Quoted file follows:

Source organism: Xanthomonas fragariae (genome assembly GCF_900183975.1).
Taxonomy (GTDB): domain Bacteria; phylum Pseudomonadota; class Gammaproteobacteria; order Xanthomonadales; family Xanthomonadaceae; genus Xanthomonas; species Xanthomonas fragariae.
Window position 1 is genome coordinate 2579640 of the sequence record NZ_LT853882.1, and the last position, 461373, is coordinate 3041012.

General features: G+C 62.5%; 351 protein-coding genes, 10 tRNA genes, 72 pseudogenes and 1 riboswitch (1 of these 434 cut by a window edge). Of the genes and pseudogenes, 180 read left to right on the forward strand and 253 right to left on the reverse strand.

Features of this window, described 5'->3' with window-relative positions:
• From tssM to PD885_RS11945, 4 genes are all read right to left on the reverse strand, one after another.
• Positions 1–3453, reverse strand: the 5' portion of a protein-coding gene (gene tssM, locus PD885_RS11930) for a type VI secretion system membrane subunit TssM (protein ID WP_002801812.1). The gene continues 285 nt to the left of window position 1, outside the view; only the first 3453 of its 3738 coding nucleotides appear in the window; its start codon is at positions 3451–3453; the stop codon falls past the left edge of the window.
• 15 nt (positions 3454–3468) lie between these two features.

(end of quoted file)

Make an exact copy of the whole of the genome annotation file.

Source organism: Xanthomonas fragariae (genome assembly GCF_900183975.1).
Taxonomy (GTDB): domain Bacteria; phylum Pseudomonadota; class Gammaproteobacteria; order Xanthomonadales; family Xanthomonadaceae; genus Xanthomonas; species Xanthomonas fragariae.
Window position 1 is genome coordinate 2579640 of the sequence record NZ_LT853882.1, and the last position, 461373, is coordinate 3041012.

General features: G+C 62.5%; 351 protein-coding genes, 10 tRNA genes, 72 pseudogenes and 1 riboswitch (1 of these 434 cut by a window edge). Of the genes and pseudogenes, 180 read left to right on the forward strand and 253 right to left on the reverse strand.

Features of this window, described 5'->3' with window-relative positions:
• From tssM to PD885_RS11945, 4 genes are all read right to left on the reverse strand, one after another.
• Positions 1–3453, reverse strand: the 5' portion of a protein-coding gene (gene tssM, locus PD885_RS11930) for a type VI secretion system membrane subunit TssM (protein ID WP_002801812.1). The gene continues 285 nt to the left of window position 1, outside the view; only the first 3453 of its 3738 coding nucleotides appear in the window; its start codon is at positions 3451–3453; the stop codon falls past the left edge of the window.
• 15 nt (positions 3454–3468) lie between these two features.